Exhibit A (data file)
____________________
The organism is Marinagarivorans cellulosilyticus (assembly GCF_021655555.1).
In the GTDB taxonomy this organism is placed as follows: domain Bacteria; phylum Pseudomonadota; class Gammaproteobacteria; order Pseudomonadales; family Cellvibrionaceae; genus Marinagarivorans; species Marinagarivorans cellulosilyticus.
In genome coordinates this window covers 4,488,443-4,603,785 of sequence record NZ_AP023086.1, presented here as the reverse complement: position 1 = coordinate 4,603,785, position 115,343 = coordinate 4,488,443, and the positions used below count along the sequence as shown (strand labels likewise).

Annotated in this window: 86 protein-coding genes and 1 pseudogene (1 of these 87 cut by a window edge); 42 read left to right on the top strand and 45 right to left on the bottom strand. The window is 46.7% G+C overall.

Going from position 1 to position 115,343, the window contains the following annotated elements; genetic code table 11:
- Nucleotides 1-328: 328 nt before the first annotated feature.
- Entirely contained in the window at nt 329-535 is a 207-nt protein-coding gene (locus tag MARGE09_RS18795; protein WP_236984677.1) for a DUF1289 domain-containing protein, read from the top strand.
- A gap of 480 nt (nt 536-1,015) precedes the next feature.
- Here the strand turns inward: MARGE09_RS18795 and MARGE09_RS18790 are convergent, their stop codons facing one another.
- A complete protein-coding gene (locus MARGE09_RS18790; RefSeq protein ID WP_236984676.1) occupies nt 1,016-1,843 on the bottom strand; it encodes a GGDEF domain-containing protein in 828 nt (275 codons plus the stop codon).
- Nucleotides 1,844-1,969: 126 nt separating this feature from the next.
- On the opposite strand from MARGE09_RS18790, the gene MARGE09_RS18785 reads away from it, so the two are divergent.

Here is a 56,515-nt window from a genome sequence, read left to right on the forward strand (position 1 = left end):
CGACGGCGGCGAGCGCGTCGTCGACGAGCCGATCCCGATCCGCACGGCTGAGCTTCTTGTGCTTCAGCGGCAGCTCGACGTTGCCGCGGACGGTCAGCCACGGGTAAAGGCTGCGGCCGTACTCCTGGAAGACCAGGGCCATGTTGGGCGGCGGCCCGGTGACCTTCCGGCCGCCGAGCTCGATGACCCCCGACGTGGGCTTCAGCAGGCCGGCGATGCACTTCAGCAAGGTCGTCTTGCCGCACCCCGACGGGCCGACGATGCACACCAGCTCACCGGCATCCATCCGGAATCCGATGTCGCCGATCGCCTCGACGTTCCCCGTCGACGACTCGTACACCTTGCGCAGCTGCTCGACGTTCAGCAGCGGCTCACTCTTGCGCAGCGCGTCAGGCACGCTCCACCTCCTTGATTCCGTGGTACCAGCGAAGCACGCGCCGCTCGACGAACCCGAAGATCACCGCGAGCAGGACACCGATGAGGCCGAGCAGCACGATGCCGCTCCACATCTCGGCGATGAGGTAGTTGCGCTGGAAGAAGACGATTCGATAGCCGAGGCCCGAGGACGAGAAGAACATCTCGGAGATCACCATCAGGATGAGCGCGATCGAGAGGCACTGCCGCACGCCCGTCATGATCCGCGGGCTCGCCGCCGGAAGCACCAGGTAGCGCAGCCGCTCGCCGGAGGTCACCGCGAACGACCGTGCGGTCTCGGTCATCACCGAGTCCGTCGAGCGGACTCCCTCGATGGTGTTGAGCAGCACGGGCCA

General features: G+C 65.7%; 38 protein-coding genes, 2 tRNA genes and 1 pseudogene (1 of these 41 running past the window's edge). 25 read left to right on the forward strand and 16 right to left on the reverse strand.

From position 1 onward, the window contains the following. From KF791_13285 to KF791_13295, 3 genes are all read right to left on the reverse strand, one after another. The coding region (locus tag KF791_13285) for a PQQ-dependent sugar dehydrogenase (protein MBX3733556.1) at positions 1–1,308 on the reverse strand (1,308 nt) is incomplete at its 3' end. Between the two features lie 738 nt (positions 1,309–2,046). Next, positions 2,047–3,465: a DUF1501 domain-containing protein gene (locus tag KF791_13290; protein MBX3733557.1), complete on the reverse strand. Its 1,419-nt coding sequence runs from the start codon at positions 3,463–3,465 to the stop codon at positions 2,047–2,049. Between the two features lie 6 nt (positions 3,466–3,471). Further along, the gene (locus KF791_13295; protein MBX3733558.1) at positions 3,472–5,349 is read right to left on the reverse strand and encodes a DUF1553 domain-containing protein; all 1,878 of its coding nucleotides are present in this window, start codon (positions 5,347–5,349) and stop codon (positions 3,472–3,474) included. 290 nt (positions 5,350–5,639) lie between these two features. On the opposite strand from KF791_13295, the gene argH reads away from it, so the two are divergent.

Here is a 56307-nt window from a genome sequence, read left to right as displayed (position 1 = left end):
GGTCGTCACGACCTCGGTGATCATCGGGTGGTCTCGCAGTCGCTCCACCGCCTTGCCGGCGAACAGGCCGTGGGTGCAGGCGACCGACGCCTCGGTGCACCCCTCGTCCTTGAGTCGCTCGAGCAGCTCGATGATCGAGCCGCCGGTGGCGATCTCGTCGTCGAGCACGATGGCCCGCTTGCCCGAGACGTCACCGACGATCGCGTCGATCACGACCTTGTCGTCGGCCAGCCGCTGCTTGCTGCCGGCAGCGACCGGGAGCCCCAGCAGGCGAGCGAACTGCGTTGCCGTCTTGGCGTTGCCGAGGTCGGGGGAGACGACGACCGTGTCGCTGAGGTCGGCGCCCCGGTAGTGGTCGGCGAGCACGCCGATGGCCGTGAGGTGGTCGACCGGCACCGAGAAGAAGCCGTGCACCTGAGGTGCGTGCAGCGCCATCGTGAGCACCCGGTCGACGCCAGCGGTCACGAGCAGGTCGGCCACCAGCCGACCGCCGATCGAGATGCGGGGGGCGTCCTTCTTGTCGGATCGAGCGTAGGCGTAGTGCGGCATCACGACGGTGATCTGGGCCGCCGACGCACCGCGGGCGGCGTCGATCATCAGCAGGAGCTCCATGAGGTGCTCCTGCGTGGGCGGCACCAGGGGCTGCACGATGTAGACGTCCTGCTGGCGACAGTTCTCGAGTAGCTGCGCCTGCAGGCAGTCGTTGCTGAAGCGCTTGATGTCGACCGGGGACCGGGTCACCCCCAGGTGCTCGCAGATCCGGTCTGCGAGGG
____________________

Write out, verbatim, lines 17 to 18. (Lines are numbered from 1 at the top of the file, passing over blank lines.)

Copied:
Here is a 56307-nt window from a genome sequence, read left to right as displayed (position 1 = left end):
GGTCGTCACGACCTCGGTGATCATCGGGTGGTCTCGCAGTCGCTCCACCGCCTTGCCGGCGAACAGGCCGTGGGTGCAGGCGACCGACGCCTCGGTGCACCCCTCGTCCTTGAGTCGCTCGAGCAGCTCGATGATCGAGCCGCCGGTGGCGATCTCGTCGTCGAGCACGATGGCCCGCTTGCCCGAGACGTCACCGACGATCGCGTCGATCACGACCTTGTCGTCGGCCAGCCGCTGCTTGCTGCCGGCAGCGACCGGGAGCCCCAGCAGGCGAGCGAACTGCGTTGCCGTCTTGGCGTTGCCGAGGTCGGGGGAGACGACGACCGTGTCGCTGAGGTCGGCGCCCCGGTAGTGGTCGGCGAGCACGCCGATGGCCGTGAGGTGGTCGACCGGCACCGAGAAGAAGCCGTGCACCTGAGGTGCGTGCAGCGCCATCGTGAGCACCCGGTCGACGCCAGCGGTCACGAGCAGGTCGGCCACCAGCCGACCGCCGATCGAGATGCGGGGGGCGTCCTTCTTGTCGGATCGAGCGTAGGCGTAGTGCGGCATCACGACGGTGATCTGGGCCGCCGACGCACCGCGGGCGGCGTCGATCATCAGCAGGAGCTCCATGAGGTGCTCCTGCGTGGGCGGCACCAGGGGCTGCACGATGTAGACGTCCTGCTGGCGACAGTTCTCGAGTAGCTGCGCCTGCAGGCAGTCGTTGCTGAAGCGCTTGATGTCGACCGGGGACCGGGTCACCCCCAGGTGCTCGCAGATCCGGTCTGCGAGGG